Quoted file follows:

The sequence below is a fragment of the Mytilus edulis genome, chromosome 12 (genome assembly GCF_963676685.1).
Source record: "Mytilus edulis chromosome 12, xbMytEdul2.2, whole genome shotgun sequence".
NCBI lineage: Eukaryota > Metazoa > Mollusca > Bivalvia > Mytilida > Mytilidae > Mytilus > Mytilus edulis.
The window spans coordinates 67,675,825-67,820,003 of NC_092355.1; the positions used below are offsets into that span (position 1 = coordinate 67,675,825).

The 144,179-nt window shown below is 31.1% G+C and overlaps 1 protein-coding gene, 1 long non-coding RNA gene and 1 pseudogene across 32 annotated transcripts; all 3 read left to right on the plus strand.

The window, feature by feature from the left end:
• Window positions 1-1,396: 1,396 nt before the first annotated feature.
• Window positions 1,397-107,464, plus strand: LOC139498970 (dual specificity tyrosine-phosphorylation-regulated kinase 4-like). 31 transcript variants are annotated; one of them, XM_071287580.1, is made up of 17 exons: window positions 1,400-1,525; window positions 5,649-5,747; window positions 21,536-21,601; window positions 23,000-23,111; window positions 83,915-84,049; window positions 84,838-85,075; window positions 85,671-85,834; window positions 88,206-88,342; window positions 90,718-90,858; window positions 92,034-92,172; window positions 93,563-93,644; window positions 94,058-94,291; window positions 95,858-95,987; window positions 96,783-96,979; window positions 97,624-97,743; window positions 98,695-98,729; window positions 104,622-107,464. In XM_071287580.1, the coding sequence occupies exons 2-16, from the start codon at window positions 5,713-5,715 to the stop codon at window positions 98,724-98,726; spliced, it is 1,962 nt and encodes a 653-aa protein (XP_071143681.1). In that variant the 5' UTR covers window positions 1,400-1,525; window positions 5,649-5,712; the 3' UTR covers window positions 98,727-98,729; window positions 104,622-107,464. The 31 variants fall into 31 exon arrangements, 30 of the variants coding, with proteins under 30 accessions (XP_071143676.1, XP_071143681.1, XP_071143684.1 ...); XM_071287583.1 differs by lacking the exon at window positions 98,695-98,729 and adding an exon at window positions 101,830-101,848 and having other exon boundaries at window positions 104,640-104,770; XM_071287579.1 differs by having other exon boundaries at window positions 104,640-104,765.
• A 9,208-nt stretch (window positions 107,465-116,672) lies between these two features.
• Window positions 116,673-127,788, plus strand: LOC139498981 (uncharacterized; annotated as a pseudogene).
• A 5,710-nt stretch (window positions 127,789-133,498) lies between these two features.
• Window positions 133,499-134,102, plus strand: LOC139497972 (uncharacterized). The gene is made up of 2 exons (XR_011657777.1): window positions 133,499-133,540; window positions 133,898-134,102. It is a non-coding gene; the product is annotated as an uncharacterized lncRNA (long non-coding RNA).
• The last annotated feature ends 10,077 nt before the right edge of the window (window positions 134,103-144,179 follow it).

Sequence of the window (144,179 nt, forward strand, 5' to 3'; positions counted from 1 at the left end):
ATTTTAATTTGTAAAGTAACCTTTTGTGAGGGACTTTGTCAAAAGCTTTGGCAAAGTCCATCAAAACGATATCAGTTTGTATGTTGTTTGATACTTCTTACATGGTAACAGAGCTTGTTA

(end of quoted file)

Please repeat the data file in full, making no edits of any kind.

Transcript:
The sequence below is a fragment of the Mytilus edulis genome, chromosome 12 (genome assembly GCF_963676685.1).
Source record: "Mytilus edulis chromosome 12, xbMytEdul2.2, whole genome shotgun sequence".
NCBI lineage: Eukaryota > Metazoa > Mollusca > Bivalvia > Mytilida > Mytilidae > Mytilus > Mytilus edulis.
The window spans coordinates 67,675,825-67,820,003 of NC_092355.1; the positions used below are offsets into that span (position 1 = coordinate 67,675,825).

The 144,179-nt window shown below is 31.1% G+C and overlaps 1 protein-coding gene, 1 long non-coding RNA gene and 1 pseudogene across 32 annotated transcripts; all 3 read left to right on the plus strand.

The window, feature by feature from the left end:
• Window positions 1-1,396: 1,396 nt before the first annotated feature.
• Window positions 1,397-107,464, plus strand: LOC139498970 (dual specificity tyrosine-phosphorylation-regulated kinase 4-like). 31 transcript variants are annotated; one of them, XM_071287580.1, is made up of 17 exons: window positions 1,400-1,525; window positions 5,649-5,747; window positions 21,536-21,601; window positions 23,000-23,111; window positions 83,915-84,049; window positions 84,838-85,075; window positions 85,671-85,834; window positions 88,206-88,342; window positions 90,718-90,858; window positions 92,034-92,172; window positions 93,563-93,644; window positions 94,058-94,291; window positions 95,858-95,987; window positions 96,783-96,979; window positions 97,624-97,743; window positions 98,695-98,729; window positions 104,622-107,464. In XM_071287580.1, the coding sequence occupies exons 2-16, from the start codon at window positions 5,713-5,715 to the stop codon at window positions 98,724-98,726; spliced, it is 1,962 nt and encodes a 653-aa protein (XP_071143681.1). In that variant the 5' UTR covers window positions 1,400-1,525; window positions 5,649-5,712; the 3' UTR covers window positions 98,727-98,729; window positions 104,622-107,464. The 31 variants fall into 31 exon arrangements, 30 of the variants coding, with proteins under 30 accessions (XP_071143676.1, XP_071143681.1, XP_071143684.1 ...); XM_071287583.1 differs by lacking the exon at window positions 98,695-98,729 and adding an exon at window positions 101,830-101,848 and having other exon boundaries at window positions 104,640-104,770; XM_071287579.1 differs by having other exon boundaries at window positions 104,640-104,765.
• A 9,208-nt stretch (window positions 107,465-116,672) lies between these two features.
• Window positions 116,673-127,788, plus strand: LOC139498981 (uncharacterized; annotated as a pseudogene).
• A 5,710-nt stretch (window positions 127,789-133,498) lies between these two features.
• Window positions 133,499-134,102, plus strand: LOC139497972 (uncharacterized). The gene is made up of 2 exons (XR_011657777.1): window positions 133,499-133,540; window positions 133,898-134,102. It is a non-coding gene; the product is annotated as an uncharacterized lncRNA (long non-coding RNA).
• The last annotated feature ends 10,077 nt before the right edge of the window (window positions 134,103-144,179 follow it).

Sequence of the window (144,179 nt, forward strand, 5' to 3'; positions counted from 1 at the left end):
ATTTTAATTTGTAAAGTAACCTTTTGTGAGGGACTTTGTCAAAAGCTTTGGCAAAGTCCATCAAAACGATATCAGTTTGTATGTTGTTTGATACTTCTTACATGGTAACAGAGCTTGTTA